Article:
Two Southern California men have pleaded guilty in a conspiracy that operated an illegal business that built and sold unserialized AR-15-type firearms — commonly referred to as “ghost guns” — capable of accepting high-capacity magazines, federal prosecutors announced Friday.

The week before they were scheduled to go on trial, the defendants each pleaded guilty Thursday to a charge of conspiracy to engage in the business of manufacturing and dealing in firearms without a license, according to the U.S. Attorney’s Office.

The two defendants are Travis Schlotterbeck, 37, of Fountain Valley, and James Bradley Vlha, 29, of Norco. The scheme was based at two Bellflower businesses controlled by Schlotterbeck called Sign Imaging and Live Fire Coatings. Neither the businesses nor the defendants had a federal firearms license to engage in the manufacture or sale of firearms.

According to documents filed in Los Angeles federal court, Schlotterbeck and Vlha admitted that they took custom orders for AR-15-type firearms — both rifles and pistols — which they then manufactured and sold to undercover operatives with the Bureau of Alcohol, Tobacco, Firearms and Explosives.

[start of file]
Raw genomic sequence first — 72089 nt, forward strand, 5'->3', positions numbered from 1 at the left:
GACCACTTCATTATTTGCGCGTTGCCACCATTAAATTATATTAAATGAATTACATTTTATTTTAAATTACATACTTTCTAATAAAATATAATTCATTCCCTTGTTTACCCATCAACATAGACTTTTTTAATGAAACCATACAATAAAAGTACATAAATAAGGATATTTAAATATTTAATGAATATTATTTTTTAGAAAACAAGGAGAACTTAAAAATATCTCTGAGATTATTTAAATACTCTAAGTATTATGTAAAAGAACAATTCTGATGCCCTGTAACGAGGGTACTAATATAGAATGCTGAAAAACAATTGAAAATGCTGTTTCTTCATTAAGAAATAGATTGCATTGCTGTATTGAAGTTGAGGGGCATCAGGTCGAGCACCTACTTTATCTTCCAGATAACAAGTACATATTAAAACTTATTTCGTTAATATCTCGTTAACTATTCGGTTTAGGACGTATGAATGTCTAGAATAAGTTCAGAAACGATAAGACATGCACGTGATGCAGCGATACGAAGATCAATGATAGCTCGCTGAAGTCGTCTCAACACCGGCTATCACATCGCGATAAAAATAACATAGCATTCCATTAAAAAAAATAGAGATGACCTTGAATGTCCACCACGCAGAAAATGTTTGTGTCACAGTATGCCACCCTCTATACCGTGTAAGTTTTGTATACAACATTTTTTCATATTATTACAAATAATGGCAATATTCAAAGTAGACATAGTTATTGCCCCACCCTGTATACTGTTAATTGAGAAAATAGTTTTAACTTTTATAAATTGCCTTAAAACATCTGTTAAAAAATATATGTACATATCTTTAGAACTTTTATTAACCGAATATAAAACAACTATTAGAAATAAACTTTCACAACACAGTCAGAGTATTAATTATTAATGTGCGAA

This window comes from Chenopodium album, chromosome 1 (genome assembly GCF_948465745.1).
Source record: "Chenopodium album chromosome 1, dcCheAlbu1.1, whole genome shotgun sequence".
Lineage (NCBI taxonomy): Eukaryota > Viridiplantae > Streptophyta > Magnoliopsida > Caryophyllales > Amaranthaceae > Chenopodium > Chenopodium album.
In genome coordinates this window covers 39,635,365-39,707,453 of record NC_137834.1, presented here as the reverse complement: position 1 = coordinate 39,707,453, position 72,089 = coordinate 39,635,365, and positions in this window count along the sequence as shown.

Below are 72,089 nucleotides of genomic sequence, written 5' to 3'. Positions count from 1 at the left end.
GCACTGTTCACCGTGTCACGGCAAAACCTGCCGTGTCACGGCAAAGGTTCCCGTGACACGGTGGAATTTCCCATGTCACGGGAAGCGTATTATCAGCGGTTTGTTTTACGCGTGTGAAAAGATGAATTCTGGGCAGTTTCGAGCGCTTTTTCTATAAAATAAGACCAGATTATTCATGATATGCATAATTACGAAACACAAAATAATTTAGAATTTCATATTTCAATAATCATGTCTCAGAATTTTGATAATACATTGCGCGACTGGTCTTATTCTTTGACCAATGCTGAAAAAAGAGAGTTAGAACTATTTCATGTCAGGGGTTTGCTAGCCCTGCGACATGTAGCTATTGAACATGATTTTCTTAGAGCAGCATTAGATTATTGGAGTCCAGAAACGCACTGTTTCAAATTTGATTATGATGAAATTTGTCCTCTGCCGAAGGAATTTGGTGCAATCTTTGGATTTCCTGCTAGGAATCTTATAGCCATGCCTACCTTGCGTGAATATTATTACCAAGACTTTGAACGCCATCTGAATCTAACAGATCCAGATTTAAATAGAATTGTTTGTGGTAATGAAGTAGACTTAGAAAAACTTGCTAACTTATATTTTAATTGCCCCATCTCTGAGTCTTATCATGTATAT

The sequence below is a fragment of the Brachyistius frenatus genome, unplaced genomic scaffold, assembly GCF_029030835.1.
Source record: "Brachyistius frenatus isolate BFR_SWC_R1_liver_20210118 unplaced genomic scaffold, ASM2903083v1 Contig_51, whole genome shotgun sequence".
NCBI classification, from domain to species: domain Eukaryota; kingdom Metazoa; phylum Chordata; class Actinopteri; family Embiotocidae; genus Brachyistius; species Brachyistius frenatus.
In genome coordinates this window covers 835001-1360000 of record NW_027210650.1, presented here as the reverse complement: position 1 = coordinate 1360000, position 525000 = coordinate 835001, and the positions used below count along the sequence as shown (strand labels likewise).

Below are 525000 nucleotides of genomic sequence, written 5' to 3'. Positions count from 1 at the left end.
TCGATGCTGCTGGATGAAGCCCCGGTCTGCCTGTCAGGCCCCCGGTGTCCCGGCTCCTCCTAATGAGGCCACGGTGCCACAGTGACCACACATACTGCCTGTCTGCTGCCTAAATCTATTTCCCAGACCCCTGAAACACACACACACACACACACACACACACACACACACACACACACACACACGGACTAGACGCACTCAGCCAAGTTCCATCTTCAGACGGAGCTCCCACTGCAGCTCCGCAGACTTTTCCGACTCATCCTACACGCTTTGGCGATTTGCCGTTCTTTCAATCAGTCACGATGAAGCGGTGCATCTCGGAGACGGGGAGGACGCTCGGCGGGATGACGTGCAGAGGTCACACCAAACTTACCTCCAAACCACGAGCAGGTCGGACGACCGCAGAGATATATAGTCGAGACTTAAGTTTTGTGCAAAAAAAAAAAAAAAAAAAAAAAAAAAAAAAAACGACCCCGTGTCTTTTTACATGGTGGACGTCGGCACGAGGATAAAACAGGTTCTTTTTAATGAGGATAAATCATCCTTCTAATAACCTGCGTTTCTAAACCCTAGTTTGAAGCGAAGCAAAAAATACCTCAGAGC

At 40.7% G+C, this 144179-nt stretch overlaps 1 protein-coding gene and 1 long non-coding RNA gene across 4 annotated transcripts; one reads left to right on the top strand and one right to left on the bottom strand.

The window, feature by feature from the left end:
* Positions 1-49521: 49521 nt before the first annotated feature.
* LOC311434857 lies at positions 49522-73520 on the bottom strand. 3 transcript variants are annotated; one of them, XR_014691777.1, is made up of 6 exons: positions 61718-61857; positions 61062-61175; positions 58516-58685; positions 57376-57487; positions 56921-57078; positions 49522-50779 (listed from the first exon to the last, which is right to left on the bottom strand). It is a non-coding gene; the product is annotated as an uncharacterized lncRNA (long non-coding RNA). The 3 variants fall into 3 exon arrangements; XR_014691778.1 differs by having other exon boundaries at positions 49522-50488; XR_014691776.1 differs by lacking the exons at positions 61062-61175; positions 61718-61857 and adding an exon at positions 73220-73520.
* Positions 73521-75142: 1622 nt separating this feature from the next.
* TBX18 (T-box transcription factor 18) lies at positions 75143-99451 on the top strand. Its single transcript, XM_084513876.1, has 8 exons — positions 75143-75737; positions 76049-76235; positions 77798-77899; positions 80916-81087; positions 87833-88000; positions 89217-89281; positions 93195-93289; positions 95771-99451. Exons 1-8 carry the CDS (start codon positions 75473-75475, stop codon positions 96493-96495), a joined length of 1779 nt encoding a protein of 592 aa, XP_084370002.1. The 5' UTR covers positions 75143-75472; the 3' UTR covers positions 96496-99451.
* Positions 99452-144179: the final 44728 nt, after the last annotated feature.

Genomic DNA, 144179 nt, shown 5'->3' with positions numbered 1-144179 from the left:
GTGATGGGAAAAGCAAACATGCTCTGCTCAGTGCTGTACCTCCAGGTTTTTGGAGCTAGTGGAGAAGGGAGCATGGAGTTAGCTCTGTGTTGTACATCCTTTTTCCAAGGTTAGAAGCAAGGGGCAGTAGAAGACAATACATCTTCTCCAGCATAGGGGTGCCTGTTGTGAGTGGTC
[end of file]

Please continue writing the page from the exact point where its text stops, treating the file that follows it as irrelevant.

As part of the scheme that lasted from 2015 through 2017, Schlotterbeck and Vhla sold six of the ghost guns to ATF undercover agents and a confidential informant in 2015 and 2016, charging from $1,500 to $2,000 for each firearm. Both men were charged in a federal grand jury indictment filed in 2019.

In addition to the conspiracy count, Schlotterbeck pleaded guilty to one count of selling a firearm to a convicted felon in relation to the sale of an AR-15-type rifle to the informant while being aware that the informant had previously been convicted of a felony offense, according to prosecutors.

Schlotterbeck and Vlha pleaded guilty before U.S. District Judge George Wu, who scheduled sentencing hearings for both defendants on Nov. 17. The conspiracy count carries a penalty of up to five years in federal prison. The charge of selling a firearm to a convicted felon carries a maximum of 10 years in prison, prosecutors said.

Leave a comment

Your email address will not be published.